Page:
Friday, July 23, 2010

One Camera, One Lens

I don’t talk much about equipment here, but as I get ready to leave for my next trip I have been thinking about it a lot. I am taking a road trip up the Oregon coast to Seattle to see my daughter. After that I will go to Victoria BC for a few days where I am taking a workshop with Lauren Henkin. From this point I also plan to visit the San Juan Islands and Vancouver.

I am not an equipment junkie (at least not anymore). When I traveled during my film days I would usually bring 3 cameras and maybe 4 or 5 lenses. I needed one 35mm for slow black and white film, another one for infrared film and my Mamiya 645 just because I loved that camera. This worked out ok, but it made for a very heavy backpack.

I always laugh a little under my breath when the first thing someone asks me is “what camera do you use?”. Equipment is overrated and this is proven everyday with some of the amazing images I have seen coming out of iPhones and other “point and shoot” cameras.

My first digital camera was the Nikon D80 which I had converted to shoot infrared only. A year later (after accepting and then embracing digital photography) I bought a Nikon D300. I only own two lenses. One is my Nikkor 105mm 2.8 Macro lens. I use this primarily on my D300 for flowers. It is a beautiful but very heavy lens. My other lens is a Nikkor 18-200mm 3.5 lens. Sure it would be nice to have a longer lens, but for most of what I shoot, this is just fine. This brings me to why I am writing about this.

I have a tendency to over pack when I travel. I don’t want to do that on this trip and that includes my camera equipment. At one point I thought about renting another lens to put on the D80 but I changed my mind and decided to bring the D300 with the 18-200 lens. Not having to make any decision about which camera, or which lens to use frees me up to simply concentrate on the image I want to make. I considered leaving my D80 at home to really lighten up my camera bag, but I think it would be a good idea to have a backup camera “just in case”.

In some ways I am finding it difficult to put my “flower project” on hold, but I know once I get out to the coast and allow myself to slow down, I will be inspired, relaxed and eager to shoot.

Of course I will still have to bring my laptop, external hard drive, card reader, cable release, tripod……………………….


  1. I love the idea of one camera and one lens. That said a back up camera seems wise too. To me part of the appeal of a road trip is not having to worry - too much - about overpacking. Sounds like a fun journey!

  2. Thanks Katherine! It is true that having a car allows you to bring more than if you were flying, but it is still freeing to pack lightly. I will keep you posted!

  3. Have fun Dianne. I seem to always overpack on my trips. Never use half of it, but there is always that moment I say...Oh, glad I brought this. I carry 1 camera and a point and shoot, 4 lenses, filters, chargers, extra batteries, tripod, unipod, strobe, walkie talkies, Diane insists now since I almost drowned that one time. OK, OK, I'm a photo junkie. I seem to always drive. Be safe and have a great time!

  4. You're very brave to throw caution to the wind and take "one camera, one lens". I use my 18-200 as a "walk about" or scouting lens and love it.

    But your 105 is a beautiful piece of glass. I used to dive with a fellow in the Solomon Islands who made magnificent underwater images, both macro and wide angle, using only that lens! If I could own but one lens it would be my 105.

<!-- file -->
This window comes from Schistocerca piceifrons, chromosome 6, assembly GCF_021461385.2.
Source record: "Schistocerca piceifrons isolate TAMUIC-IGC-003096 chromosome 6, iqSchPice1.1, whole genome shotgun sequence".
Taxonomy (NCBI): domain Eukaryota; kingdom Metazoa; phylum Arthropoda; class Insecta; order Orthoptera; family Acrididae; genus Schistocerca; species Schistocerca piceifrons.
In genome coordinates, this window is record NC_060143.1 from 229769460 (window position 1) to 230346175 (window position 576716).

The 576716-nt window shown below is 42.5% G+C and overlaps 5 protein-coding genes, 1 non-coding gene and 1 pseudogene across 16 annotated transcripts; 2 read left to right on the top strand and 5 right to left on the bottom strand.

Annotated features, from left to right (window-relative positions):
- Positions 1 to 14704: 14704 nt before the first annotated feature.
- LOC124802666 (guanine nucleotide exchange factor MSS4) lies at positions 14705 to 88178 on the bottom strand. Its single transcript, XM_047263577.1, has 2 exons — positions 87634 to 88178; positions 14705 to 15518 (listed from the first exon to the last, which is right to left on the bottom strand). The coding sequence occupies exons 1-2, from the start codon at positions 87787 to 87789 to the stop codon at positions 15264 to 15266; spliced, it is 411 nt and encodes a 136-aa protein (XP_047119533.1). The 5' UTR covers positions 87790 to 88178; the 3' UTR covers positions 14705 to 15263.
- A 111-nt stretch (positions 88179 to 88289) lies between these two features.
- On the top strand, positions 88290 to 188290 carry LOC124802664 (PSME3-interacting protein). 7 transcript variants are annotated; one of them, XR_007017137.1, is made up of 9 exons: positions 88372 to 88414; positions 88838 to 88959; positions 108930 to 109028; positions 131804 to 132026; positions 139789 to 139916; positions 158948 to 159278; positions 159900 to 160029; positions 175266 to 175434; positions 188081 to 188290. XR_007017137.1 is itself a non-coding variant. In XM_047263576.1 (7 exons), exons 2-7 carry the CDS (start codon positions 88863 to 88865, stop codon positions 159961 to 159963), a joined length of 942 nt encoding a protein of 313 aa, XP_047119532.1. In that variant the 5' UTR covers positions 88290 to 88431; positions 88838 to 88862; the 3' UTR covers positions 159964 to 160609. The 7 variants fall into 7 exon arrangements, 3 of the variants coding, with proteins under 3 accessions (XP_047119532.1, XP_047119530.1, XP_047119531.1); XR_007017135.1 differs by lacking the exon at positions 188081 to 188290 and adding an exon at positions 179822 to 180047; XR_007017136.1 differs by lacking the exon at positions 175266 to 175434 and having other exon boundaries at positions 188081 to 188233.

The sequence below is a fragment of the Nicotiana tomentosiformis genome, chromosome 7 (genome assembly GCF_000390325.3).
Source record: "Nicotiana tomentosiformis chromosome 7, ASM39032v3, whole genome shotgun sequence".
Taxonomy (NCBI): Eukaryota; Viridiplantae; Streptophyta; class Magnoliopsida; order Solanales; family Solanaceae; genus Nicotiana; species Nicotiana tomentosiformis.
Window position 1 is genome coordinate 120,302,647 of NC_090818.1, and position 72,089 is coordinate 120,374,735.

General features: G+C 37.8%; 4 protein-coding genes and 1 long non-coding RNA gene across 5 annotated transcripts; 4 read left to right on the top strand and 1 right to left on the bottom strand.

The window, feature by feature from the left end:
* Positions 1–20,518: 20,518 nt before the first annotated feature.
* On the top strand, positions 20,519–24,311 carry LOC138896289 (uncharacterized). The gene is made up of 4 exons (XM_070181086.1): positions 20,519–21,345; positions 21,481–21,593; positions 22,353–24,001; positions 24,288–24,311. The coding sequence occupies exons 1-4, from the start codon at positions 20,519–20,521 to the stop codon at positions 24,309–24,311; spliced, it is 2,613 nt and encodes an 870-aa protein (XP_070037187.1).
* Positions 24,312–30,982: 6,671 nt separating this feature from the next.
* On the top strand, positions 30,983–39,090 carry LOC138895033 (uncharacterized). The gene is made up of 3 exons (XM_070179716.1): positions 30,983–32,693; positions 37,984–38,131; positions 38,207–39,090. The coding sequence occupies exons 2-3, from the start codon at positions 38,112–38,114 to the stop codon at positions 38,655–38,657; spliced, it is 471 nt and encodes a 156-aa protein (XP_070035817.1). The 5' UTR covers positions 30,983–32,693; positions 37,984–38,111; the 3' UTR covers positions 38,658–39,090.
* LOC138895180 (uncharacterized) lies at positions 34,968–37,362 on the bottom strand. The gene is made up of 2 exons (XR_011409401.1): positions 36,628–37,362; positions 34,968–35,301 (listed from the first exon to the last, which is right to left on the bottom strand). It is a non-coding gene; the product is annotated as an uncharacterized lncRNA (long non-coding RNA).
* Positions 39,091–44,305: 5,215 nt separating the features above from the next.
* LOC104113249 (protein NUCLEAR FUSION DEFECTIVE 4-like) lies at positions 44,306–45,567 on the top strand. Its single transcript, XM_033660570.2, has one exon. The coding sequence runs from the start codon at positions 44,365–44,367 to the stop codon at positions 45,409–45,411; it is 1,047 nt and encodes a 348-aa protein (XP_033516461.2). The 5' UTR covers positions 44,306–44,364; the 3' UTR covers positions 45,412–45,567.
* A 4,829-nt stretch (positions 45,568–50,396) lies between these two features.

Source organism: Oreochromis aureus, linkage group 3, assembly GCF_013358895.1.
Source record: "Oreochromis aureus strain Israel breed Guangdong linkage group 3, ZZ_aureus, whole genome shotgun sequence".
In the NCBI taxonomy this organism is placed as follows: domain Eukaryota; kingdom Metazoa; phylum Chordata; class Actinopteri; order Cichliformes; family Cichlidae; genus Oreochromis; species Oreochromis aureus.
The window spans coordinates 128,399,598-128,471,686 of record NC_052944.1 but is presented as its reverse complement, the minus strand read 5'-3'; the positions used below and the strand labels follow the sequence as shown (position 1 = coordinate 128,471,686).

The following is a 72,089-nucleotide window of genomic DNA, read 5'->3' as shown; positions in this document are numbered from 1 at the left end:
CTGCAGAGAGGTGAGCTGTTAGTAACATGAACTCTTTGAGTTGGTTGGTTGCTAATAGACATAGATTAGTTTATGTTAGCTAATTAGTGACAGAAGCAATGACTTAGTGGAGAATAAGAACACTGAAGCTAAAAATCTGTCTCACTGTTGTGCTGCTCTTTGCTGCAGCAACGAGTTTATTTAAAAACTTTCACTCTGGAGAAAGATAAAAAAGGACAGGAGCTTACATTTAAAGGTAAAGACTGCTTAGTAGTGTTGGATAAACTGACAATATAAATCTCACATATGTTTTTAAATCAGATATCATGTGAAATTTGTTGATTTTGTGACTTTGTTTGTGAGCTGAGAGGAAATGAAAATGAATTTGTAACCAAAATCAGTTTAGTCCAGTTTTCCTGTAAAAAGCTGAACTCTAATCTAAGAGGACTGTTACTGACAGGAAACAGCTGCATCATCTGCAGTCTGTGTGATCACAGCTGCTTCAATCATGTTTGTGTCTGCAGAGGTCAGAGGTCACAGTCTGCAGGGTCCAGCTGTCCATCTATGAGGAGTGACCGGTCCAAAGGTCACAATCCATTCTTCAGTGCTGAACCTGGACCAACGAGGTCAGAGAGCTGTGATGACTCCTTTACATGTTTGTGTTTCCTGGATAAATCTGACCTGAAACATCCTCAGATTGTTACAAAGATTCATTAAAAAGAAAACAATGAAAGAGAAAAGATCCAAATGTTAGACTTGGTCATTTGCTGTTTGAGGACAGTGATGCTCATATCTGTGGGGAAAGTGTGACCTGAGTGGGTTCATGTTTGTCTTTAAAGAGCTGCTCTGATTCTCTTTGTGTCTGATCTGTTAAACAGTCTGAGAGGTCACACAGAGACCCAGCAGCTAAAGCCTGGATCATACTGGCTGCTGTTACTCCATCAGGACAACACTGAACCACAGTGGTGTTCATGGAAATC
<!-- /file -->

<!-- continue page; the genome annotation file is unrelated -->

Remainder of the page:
So I'll tell you what I would do if I were making your trip: I'd leave the D80 home but pack the 105 and 18-200, and I'd only use the latter if/when I really needed the extra reach or wider angle (or, heaven forbid, something awful happened to my 105).

    I know you'll choose wisely. I should add, though, that, like you, I usually pack too heavy :)

  5. Hi: I recently began following yourblog. I live on San Juan Island and Iknow you will love our lire bit of heaven! If you have ny questions- feel free toast! Travel well and be happy!

  6. Oh dear, now I am confused...what should I bring? No - I am sticking with my original plan. There is a reason for it.

    Zquilts - thanks for following my blog! I am really looking forward to being up in your part of the world! I may be in touch.

  7. Dear Dianne,

    I have a D70 a friend gave me when he brought himself a D200. With the D70 I have three lenses and when ever I leave the house, I take camera, three lenses and a tripod with me. However I can understand the desire to keep it to one lens and one camera, still I feel not taking the macro with you is a mistake, I mean your only taking one body. So how much is just one extra lens?

    In the days of film I would travel with a 4x5, my Hasselblad case with three lenses, two bodies and a Mamiya 645 with two lenses and some other photographic accessories. Of course I was much younger and in no way I could do this today. So when we take the past into consideration, one camer and two lenses, a light meter and tripod is very little.

    Enjoy your trip,

  8. Ok - you guys convinced me. I think I reached a compromise - two camera bags. Everything goes in the big bag and then I will have my small camera bag for outings where I want to keep it simple. I will let you know how that works! Thanks for the comment Egmont!

  9. I have to admit, when I take all the equipment I do, I break it down to a small backpack I bought from Kata. It allows me to carry one camera, three lenses and a few accessories. I carry the tripod over my shoulder and I have to admit, it's still fairly light. I have walked many miles with it. The camera hooks right to the straps at the ready. I only take it off when I need a lens change. Anything else stays in the car and I am able to adjust equipment and accessories as needed. Sort of a base station.